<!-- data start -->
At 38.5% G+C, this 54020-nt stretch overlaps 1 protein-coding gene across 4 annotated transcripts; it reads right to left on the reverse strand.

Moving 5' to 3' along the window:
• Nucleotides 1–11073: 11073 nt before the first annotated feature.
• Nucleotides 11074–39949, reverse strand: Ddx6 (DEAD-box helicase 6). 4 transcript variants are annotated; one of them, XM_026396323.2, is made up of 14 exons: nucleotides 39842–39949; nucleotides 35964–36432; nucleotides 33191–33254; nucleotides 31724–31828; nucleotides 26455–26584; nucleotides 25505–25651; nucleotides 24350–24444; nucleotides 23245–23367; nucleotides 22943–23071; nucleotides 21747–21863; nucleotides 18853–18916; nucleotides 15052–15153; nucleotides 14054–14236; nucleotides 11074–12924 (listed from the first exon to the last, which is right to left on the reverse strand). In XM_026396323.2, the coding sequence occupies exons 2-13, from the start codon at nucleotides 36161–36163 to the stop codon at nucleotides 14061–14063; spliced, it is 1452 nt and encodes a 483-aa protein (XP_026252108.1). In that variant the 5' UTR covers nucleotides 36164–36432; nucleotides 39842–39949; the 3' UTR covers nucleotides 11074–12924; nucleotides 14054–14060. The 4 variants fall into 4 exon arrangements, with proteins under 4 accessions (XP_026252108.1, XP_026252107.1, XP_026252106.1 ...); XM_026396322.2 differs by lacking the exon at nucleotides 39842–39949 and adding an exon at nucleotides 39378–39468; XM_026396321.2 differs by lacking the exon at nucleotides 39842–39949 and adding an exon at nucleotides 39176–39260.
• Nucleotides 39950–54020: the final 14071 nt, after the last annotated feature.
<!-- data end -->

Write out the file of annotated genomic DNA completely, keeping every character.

At 38.5% G+C, this 54020-nt stretch overlaps 1 protein-coding gene across 4 annotated transcripts; it reads right to left on the reverse strand.

Moving 5' to 3' along the window:
• Nucleotides 1–11073: 11073 nt before the first annotated feature.
• Nucleotides 11074–39949, reverse strand: Ddx6 (DEAD-box helicase 6). 4 transcript variants are annotated; one of them, XM_026396323.2, is made up of 14 exons: nucleotides 39842–39949; nucleotides 35964–36432; nucleotides 33191–33254; nucleotides 31724–31828; nucleotides 26455–26584; nucleotides 25505–25651; nucleotides 24350–24444; nucleotides 23245–23367; nucleotides 22943–23071; nucleotides 21747–21863; nucleotides 18853–18916; nucleotides 15052–15153; nucleotides 14054–14236; nucleotides 11074–12924 (listed from the first exon to the last, which is right to left on the reverse strand). In XM_026396323.2, the coding sequence occupies exons 2-13, from the start codon at nucleotides 36161–36163 to the stop codon at nucleotides 14061–14063; spliced, it is 1452 nt and encodes a 483-aa protein (XP_026252108.1). In that variant the 5' UTR covers nucleotides 36164–36432; nucleotides 39842–39949; the 3' UTR covers nucleotides 11074–12924; nucleotides 14054–14060. The 4 variants fall into 4 exon arrangements, with proteins under 4 accessions (XP_026252108.1, XP_026252107.1, XP_026252106.1 ...); XM_026396322.2 differs by lacking the exon at nucleotides 39842–39949 and adding an exon at nucleotides 39378–39468; XM_026396321.2 differs by lacking the exon at nucleotides 39842–39949 and adding an exon at nucleotides 39176–39260.
• Nucleotides 39950–54020: the final 14071 nt, after the last annotated feature.